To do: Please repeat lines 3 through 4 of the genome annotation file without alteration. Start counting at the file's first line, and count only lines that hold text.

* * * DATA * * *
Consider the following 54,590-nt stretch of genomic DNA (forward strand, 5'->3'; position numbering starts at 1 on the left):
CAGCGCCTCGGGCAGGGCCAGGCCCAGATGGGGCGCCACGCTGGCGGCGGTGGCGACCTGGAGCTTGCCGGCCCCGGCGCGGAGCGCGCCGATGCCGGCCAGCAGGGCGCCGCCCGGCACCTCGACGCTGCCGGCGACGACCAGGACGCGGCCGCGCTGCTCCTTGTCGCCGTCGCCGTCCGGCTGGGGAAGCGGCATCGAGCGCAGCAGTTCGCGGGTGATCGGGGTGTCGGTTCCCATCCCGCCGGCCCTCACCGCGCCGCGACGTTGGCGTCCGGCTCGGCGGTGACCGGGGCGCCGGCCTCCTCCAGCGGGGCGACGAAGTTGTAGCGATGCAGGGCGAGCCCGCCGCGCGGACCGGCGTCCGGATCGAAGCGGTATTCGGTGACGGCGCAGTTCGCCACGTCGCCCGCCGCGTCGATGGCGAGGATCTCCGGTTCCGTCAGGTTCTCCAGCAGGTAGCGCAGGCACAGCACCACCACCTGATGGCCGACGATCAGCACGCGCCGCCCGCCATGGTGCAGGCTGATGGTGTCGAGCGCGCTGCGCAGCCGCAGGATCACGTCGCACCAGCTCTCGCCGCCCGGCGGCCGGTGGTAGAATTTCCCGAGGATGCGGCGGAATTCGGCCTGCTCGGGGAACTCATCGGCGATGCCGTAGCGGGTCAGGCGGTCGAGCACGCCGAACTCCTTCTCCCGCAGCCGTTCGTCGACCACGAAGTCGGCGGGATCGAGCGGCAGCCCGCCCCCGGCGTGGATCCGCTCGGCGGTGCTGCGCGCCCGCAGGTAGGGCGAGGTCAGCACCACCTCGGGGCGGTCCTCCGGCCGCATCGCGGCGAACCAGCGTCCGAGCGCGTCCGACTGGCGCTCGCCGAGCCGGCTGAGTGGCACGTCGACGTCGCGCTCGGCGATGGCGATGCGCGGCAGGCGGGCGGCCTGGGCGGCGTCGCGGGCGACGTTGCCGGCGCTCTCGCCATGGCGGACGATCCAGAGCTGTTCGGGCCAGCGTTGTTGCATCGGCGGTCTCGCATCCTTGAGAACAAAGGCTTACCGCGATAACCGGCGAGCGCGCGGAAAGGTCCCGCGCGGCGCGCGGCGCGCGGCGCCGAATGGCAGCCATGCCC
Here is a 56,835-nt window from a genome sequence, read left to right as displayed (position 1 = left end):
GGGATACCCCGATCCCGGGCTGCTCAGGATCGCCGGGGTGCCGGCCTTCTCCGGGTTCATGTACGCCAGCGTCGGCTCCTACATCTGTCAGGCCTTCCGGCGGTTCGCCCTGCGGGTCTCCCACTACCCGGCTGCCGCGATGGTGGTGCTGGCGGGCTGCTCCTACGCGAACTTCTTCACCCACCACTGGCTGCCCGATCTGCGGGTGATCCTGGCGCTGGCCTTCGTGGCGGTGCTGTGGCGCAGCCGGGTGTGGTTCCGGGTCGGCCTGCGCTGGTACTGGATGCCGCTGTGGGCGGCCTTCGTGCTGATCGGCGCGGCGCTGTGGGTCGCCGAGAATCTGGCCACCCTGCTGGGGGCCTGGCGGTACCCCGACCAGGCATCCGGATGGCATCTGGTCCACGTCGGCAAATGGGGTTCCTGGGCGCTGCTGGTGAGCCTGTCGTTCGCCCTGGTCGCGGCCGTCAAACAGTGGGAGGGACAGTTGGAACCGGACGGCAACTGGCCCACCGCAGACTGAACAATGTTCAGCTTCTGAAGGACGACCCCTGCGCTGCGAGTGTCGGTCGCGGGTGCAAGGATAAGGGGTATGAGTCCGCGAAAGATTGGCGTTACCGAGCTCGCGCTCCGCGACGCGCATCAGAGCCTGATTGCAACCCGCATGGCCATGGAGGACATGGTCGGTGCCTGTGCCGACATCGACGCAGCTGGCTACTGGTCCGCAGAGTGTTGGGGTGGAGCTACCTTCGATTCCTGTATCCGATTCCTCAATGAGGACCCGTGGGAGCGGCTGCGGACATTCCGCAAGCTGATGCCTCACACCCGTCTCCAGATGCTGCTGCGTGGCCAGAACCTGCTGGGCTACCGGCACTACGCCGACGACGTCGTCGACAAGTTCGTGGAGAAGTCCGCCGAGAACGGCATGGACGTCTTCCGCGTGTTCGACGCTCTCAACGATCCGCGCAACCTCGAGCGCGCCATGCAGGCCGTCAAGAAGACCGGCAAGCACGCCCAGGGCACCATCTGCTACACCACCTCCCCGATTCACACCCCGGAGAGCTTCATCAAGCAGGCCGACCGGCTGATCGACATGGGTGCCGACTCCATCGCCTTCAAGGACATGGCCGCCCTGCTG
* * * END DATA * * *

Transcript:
Here is a 56,835-nt window from a genome sequence, read left to right as displayed (position 1 = left end):
GGGATACCCCGATCCCGGGCTGCTCAGGATCGCCGGGGTGCCGGCCTTCTCCGGGTTCATGTACGCCAGCGTCGGCTCCTACATCTGTCAGGCCTTCCGGCGGTTCGCCCTGCGGGTCTCCCACTACCCGGCTGCCGCGATGGTGGTGCTGGCGGGCTGCTCCTACGCGAACTTCTTCACCCACCACTGGCTGCCCGATCTGCGGGTGATCCTGGCGCTGGCCTTCGTGGCGGTGCTGTGGCGCAGCCGGGTGTGGTTCCGGGTCGGCCTGCGCTGGTACTGGATGCCGCTGTGGGCGGCCTTCGTGCTGATCGGCGCGGCGCTGTGGGTCGCCGAGAATCTGGCCACCCTGCTGGGGGCCTGGCGGTACCCCGACCAGGCATCCGGATGGCATCTGGTCCACGTCGGCAAATGGGGTTCCTGGGCGCTGCTGGTGAGCCTGTCGTTCGCCCTGGTCGCGGCCGTCAAACAGTGGGAGGGACAGTTGGAACCGGACGGCAACTGGCCCACCGCAGACTGAACAATGTTCAGCTTCTGAAGGACGACCCCTGCGCTGCGAGTGTCGGTCGCGGGTGCAAGGATAAGGGGTATGAGTCCGCGAAAGATTGGCGTTACCGAGCTCGCGCTCCGCGACGCGCATCAGAGCCTGATTGCAACCCGCATGGCCATGGAGGACATGGTCGGTGCCTGTGCCGACATCGACGCAGCTGGCTACTGGTCCGCAGAGTGTTGGGGTGGAGCTACCTTCGATTCCTGTATCCGATTCCTCAATGAGGACCCGTGGGAGCGGCTGCGGACATTCCGCAAGCTGATGCCTCACACCCGTCTCCAGATGCTGCTGCGTGGCCAGAACCTGCTGGGCTACCGGCACTACGCCGACGACGTCGTCGACAAGTTCGTGGAGAAGTCCGCCGAGAACGGCATGGACGTCTTCCGCGTGTTCGACGCTCTCAACGATCCGCGCAACCTCGAGCGCGCCATGCAGGCCGTCAAGAAGACCGGCAAGCACGCCCAGGGCACCATCTGCTACACCACCTCCCCGATTCACACCCCGGAGAGCTTCATCAAGCAGGCCGACCGGCTGATCGACATGGGTGCCGACTCCATCGCCTTCAAGGACATGGCCGCCCTGCTG